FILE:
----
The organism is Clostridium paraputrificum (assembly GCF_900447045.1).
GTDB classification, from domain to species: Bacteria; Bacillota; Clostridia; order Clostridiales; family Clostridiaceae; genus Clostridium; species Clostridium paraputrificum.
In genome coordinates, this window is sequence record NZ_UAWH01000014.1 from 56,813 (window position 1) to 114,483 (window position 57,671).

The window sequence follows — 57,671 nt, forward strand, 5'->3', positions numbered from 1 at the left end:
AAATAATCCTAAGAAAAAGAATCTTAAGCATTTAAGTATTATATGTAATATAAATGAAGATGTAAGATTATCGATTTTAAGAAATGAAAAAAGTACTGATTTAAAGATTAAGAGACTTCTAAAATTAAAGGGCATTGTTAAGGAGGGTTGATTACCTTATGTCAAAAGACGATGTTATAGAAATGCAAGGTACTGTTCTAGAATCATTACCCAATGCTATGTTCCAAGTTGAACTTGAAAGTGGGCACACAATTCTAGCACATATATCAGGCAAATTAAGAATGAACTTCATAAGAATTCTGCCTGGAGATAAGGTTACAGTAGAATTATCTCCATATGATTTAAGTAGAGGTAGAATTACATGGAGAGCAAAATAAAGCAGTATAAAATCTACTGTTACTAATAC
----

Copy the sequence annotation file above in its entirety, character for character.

The organism is Clostridium paraputrificum (assembly GCF_900447045.1).
GTDB classification, from domain to species: Bacteria; Bacillota; Clostridia; order Clostridiales; family Clostridiaceae; genus Clostridium; species Clostridium paraputrificum.
In genome coordinates, this window is sequence record NZ_UAWH01000014.1 from 56,813 (window position 1) to 114,483 (window position 57,671).

The window sequence follows — 57,671 nt, forward strand, 5'->3', positions numbered from 1 at the left end:
AAATAATCCTAAGAAAAAGAATCTTAAGCATTTAAGTATTATATGTAATATAAATGAAGATGTAAGATTATCGATTTTAAGAAATGAAAAAAGTACTGATTTAAAGATTAAGAGACTTCTAAAATTAAAGGGCATTGTTAAGGAGGGTTGATTACCTTATGTCAAAAGACGATGTTATAGAAATGCAAGGTACTGTTCTAGAATCATTACCCAATGCTATGTTCCAAGTTGAACTTGAAAGTGGGCACACAATTCTAGCACATATATCAGGCAAATTAAGAATGAACTTCATAAGAATTCTGCCTGGAGATAAGGTTACAGTAGAATTATCTCCATATGATTTAAGTAGAGGTAGAATTACATGGAGAGCAAAATAAAGCAGTATAAAATCTACTGTTACTAATAC